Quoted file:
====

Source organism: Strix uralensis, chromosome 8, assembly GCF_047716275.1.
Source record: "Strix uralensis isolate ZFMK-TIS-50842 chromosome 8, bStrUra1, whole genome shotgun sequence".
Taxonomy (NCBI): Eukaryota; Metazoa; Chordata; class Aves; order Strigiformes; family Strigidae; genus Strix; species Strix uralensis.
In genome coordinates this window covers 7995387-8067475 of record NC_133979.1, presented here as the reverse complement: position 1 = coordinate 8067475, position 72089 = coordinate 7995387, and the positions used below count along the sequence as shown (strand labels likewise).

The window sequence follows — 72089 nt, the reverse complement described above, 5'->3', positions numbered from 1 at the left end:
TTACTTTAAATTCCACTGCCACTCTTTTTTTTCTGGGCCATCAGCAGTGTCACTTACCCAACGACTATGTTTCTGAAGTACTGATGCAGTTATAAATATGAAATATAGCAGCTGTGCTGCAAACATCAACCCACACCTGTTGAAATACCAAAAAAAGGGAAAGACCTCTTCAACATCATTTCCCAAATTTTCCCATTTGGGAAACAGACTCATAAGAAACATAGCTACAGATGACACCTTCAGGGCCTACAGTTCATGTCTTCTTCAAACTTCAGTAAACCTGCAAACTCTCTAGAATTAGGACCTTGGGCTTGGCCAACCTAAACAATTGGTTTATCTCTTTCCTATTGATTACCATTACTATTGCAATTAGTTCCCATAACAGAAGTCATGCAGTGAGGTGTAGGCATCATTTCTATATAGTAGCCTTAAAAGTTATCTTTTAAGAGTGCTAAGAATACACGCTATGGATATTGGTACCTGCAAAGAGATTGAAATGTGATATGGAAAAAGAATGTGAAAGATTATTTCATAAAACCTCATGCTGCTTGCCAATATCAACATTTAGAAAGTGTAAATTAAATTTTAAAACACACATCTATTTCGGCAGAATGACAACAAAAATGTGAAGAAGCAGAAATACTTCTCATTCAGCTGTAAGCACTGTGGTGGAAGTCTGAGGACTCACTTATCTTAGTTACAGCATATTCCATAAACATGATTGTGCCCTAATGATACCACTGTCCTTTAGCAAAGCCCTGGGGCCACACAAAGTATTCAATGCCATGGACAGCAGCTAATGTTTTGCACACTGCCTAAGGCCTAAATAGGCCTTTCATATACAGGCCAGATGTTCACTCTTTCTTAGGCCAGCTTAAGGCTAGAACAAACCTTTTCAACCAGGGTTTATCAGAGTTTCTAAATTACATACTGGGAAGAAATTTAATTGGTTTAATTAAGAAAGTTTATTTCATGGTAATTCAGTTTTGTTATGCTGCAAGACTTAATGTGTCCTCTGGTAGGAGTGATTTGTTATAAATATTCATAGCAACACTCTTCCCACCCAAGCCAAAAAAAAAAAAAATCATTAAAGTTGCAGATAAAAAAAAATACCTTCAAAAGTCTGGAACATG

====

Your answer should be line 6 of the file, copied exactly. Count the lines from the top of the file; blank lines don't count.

TTACTTTAAATTCCACTGCCACTCTTTTTTTTCTGGGCCATCAGCAGTGTCACTTACCCAACGACTATGTTTCTGAAGTACTGATGCAGTTATAAATATGAAATATAGCAGCTGTGCTGCAAACATCAACCCACACCTGTTGAAATACCAAAAAAAGGGAAAGACCTCTTCAACATCATTTCCCAAATTTTCCCATTTGGGAAACAGACTCATAAGAAACATAGCTACAGATGACACCTTCAGGGCCTACAGTTCATGTCTTCTTCAAACTTCAGTAAACCTGCAAACTCTCTAGAATTAGGACCTTGGGCTTGGCCAACCTAAACAATTGGTTTATCTCTTTCCTATTGATTACCATTACTATTGCAATTAGTTCCCATAACAGAAGTCATGCAGTGAGGTGTAGGCATCATTTCTATATAGTAGCCTTAAAAGTTATCTTTTAAGAGTGCTAAGAATACACGCTATGGATATTGGTACCTGCAAAGAGATTGAAATGTGATATGGAAAAAGAATGTGAAAGATTATTTCATAAAACCTCATGCTGCTTGCCAATATCAACATTTAGAAAGTGTAAATTAAATTTTAAAACACACATCTATTTCGGCAGAATGACAACAAAAATGTGAAGAAGCAGAAATACTTCTCATTCAGCTGTAAGCACTGTGGTGGAAGTCTGAGGACTCACTTATCTTAGTTACAGCATATTCCATAAACATGATTGTGCCCTAATGATACCACTGTCCTTTAGCAAAGCCCTGGGGCCACACAAAGTATTCAATGCCATGGACAGCAGCTAATGTTTTGCACACTGCCTAAGGCCTAAATAGGCCTTTCATATACAGGCCAGATGTTCACTCTTTCTTAGGCCAGCTTAAGGCTAGAACAAACCTTTTCAACCAGGGTTTATCAGAGTTTCTAAATTACATACTGGGAAGAAATTTAATTGGTTTAATTAAGAAAGTTTATTTCATGGTAATTCAGTTTTGTTATGCTGCAAGACTTAATGTGTCCTCTGGTAGGAGTGATTTGTTATAAATATTCATAGCAACACTCTTCCCACCCAAGCCAAAAAAAAAAAAAATCATTAAAGTTGCAGATAAAAAAAAATACCTTCAAAAGTCTGGAACATG